[Python-Dev] _PyImport_LoadDynamicModule questions

Martin v. Loewis martin@v.loewis.de
30 May 2002 23:35:08 +0200

Guido van Rossum <guido@python.org> writes:

> > However, I still think that people creating --enable-shared
> > installations are misguided: You gain nothing (IMO), and you lose a
> > number of benefits:
> Do you understand why people have always been asking for this?  Are
> they all misguided?  It really is a FAQ (3.30).  Why?

People give various reasons:

- (from #400938): "Using a shared library should have an advantage if
  you're running multiple instances of Python (be it standalone
  interpreter or embedded applications)."
  This is nonsense, of course: the interpreter executable is shared
  just as well.

- libraries should be shared (405931). There is often no further
  rationale given, but I believe "... because that saves disk space"
  is the common implication. Given that /usr/local/bin/python would be
  the only application of libpythonxy.so on most installation, this
  rationale is questionable.

- it simplifies embedding (with the variant "embedding is not possible
  without it"). Some people are simply not aware that a libpython.a is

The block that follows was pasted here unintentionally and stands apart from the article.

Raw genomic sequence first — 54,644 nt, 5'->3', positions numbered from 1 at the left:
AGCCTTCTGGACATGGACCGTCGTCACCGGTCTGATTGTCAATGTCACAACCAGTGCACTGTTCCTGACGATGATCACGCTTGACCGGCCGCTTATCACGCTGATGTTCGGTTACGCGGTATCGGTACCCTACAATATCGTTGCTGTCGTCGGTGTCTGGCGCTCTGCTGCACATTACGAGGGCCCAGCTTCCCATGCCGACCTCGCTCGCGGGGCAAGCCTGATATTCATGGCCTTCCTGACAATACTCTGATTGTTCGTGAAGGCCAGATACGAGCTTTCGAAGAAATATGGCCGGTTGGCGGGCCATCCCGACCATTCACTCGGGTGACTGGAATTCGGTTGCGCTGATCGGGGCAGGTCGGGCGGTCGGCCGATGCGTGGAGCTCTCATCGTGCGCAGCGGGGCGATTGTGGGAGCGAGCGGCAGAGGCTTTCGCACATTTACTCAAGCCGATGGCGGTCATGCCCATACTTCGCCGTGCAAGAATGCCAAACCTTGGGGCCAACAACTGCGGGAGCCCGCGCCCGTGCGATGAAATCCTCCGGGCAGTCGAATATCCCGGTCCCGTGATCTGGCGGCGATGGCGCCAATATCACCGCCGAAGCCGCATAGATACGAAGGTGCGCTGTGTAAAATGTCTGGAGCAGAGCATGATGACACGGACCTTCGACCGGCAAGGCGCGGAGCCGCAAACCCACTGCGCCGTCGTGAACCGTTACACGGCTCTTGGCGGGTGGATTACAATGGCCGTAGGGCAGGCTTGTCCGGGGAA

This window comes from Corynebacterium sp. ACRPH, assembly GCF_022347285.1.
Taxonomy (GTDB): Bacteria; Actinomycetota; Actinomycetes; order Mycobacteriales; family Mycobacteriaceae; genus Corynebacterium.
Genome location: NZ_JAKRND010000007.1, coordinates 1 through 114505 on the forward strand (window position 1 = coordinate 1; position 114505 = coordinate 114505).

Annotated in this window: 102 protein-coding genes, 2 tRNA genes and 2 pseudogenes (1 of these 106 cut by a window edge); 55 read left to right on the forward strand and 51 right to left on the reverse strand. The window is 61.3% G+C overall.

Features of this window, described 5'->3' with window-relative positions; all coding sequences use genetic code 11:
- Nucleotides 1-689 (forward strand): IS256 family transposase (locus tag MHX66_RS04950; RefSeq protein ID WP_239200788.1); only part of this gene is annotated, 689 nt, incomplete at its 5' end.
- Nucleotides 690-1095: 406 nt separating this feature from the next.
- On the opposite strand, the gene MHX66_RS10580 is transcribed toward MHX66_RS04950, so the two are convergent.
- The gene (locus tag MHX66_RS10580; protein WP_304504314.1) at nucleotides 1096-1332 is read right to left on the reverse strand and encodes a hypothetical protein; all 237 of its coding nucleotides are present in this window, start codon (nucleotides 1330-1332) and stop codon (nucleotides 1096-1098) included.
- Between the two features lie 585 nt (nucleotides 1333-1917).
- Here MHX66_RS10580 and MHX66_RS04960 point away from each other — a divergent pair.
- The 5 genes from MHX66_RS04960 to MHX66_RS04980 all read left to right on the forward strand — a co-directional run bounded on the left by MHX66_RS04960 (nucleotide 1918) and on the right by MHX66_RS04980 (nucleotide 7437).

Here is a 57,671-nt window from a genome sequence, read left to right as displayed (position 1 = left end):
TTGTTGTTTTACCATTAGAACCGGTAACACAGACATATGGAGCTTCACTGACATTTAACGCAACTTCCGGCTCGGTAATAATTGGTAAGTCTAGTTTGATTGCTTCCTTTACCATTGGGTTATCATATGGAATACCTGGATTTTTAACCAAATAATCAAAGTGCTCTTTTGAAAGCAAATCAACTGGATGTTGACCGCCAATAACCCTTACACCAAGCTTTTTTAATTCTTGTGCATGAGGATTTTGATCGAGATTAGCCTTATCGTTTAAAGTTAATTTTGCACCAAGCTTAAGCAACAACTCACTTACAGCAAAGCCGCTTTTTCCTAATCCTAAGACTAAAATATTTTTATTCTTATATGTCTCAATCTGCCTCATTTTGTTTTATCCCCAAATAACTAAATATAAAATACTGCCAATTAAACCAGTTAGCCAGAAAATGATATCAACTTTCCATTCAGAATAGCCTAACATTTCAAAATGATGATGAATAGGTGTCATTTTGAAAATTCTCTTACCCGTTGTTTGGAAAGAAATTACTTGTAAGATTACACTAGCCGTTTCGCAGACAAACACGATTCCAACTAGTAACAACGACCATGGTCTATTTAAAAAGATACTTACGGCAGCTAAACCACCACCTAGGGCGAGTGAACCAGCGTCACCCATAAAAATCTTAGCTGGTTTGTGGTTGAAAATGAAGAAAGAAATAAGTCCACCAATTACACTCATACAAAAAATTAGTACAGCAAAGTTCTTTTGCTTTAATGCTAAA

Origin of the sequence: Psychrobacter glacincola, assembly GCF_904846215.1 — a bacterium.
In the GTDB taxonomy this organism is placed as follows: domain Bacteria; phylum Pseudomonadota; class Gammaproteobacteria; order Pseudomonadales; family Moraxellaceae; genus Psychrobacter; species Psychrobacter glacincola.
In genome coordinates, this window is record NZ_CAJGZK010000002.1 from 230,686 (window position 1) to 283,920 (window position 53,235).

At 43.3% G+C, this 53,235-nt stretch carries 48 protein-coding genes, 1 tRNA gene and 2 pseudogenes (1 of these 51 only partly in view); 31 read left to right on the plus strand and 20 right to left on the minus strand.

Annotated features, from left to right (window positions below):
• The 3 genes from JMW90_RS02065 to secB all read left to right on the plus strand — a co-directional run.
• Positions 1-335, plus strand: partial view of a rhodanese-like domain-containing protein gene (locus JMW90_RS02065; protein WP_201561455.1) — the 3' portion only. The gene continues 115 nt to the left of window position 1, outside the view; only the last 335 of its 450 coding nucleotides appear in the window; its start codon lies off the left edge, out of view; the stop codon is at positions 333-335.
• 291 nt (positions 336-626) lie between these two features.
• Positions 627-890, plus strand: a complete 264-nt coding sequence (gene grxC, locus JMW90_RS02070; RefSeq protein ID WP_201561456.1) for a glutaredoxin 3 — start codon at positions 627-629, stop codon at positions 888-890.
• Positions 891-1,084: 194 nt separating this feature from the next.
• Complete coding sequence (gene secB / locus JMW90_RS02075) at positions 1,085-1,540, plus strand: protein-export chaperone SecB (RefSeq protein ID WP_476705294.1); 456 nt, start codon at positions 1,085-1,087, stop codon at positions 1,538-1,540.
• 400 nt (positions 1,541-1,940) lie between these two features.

also installed. In 497102, James Henstridge argues that PyXPCOM
  mandates a shared libpython, as does gnome-vfs. He might have a case
  here, but I think a special-case shared library that exposes all
  Python symbols might be more appropriate.

- on the same topic, the PostgreSQL documentation claims that you
  cannot build PL/Python without a shared libpython. They admit that
  it might work to use the static library, and that it is just the
  fault of their build system to not support this scenario:

- For embedded applications, people also bring up "allows sharing at
  run-time" argument). In that case, it is factually true. However,
  even without a shared libpython, multiple copies of the same
  embedded executable (or shared library) will still share code.

- The Windows port uses a python DLL.

To summarize, it probably does have advantages for people who want to
embed Python in applications that are themselves shared libraries. I
think those advantages are outweighed by the problems people may get
with a shared libpython, and who never want to embed Python.

Just my 0.02EUR,